Email of the day on China's domestic semiconductor industry
Comment of the Day

October 08 2018

Commentary by Eoin Treacy

Email of the day on China's domestic semiconductor industry

Picking up on today’s big picture commentary, as well several recent comments about China’s mission to create a semiconductor sector, I attempted to identify the largest Chinese based semiconductor manufacturers and assess whether they might benefit from such an initiative. I noted that SMIC (Semiconductor Manufacturing International Corporation) based in Shanghai is listed in HK ((981:HK) and the US (SMI:US).   Do you feel that Chinese semiconductor manufacturers, such as SMIC, might stand to benefit from further state investment in the local sector to enable more independent control over their supply chain of semiconductors? The SMIC Chart at this stage would certainly not support this hypothesis as it has underperformed the SOX Index, but seems to be quite oversold.  Your insight into this topical issue would be much appreciated.

By the way, for whatever reason, code 981:HK is shown in the Chart Library as China Green Holdings Limited (actual stock code 904:HK) and not SMIC! 

Thank you for the excellent service - I look forward to starting virtually every day here in Sydney with your valuable and insightful video commentaries. 

Eoin Treacy's view

Thank you for this email and I am delighted you are enjoying the daily video commentaries. I've also amended the ticker for SMIC. 

China has demonstrated time and again that it has no interest in importing chips that could offer a backdoor for foreign governments into its IT networks. At the same time, it has pioneered a major offensive to insert its own devices into the bones of the global IT infrastructure so it can do its own listening. Both of those objectives mean having a domestic chip manufacturing industry is essential to Chinese government policy.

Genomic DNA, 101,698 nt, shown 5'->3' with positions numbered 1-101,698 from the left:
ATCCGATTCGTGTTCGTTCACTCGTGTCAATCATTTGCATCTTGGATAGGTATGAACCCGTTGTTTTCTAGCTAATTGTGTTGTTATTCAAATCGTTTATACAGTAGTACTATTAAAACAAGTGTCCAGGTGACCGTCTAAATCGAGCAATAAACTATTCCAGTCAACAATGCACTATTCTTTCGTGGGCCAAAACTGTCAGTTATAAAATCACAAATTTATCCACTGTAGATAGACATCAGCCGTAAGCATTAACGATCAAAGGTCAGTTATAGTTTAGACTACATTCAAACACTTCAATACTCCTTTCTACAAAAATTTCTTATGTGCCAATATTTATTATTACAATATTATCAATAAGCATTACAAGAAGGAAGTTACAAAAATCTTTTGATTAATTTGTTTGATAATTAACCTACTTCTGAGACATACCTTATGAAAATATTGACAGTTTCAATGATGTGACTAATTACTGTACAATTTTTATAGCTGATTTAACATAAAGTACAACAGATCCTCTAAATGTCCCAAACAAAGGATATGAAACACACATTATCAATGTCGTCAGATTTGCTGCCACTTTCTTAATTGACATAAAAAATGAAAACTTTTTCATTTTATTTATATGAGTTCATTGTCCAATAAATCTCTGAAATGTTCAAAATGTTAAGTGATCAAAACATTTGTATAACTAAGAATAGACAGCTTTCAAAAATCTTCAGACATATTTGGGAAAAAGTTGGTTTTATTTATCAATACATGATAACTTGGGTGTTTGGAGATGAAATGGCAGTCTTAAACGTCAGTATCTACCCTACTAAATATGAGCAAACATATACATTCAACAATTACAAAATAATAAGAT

The next question is how good does that chip industry have to be? The profit motivation of Western companies is oriented towards competing to achieve the best possible efficiency which has driven Moore’s Law to come close to approximating the width of a carbon atom. The cost of getting to sub-7nm widths, which is what Intel and AMD are competing for at present, is inordinately expensive ($20 billion) and the incremental benefit is not as profound as it would have been a decade ago. That is why we now have graphics cards as well as central processing units and often computers now have two chips instead of just one.

China’s companies do not have a profit motivation. When national interest, crowd control and geopolitics come ahead of shareholder interests, it is quite possible that a decision is made to simply copy 10 or even 15nm technology but to reduce the cost through volume to uneconomic levels. I suspect that is why the shares of companies like Semiconductor Manufacturing International Corporation are underperforming. The deteriorating profit motivation argument is certainly a contributory factor in why China’s overseas listed tech champions are underperforming.

Today was the first day of trading after the mid-Autumn festival and despite the fourth cut to the banking sector’s reserve requirements this year, the Index pulled back sharply from the region of the trend mean.

The renminbi was also weak and the potential for a break below 7 is looking increasingly likely. The Chinese government needs to come through with some form of stimulus program to reignite investor interest and there is talk of a fiscal boost. In the absence of a clear signal of state sponsorship, the Chinese market is likely to continue to trend lower.

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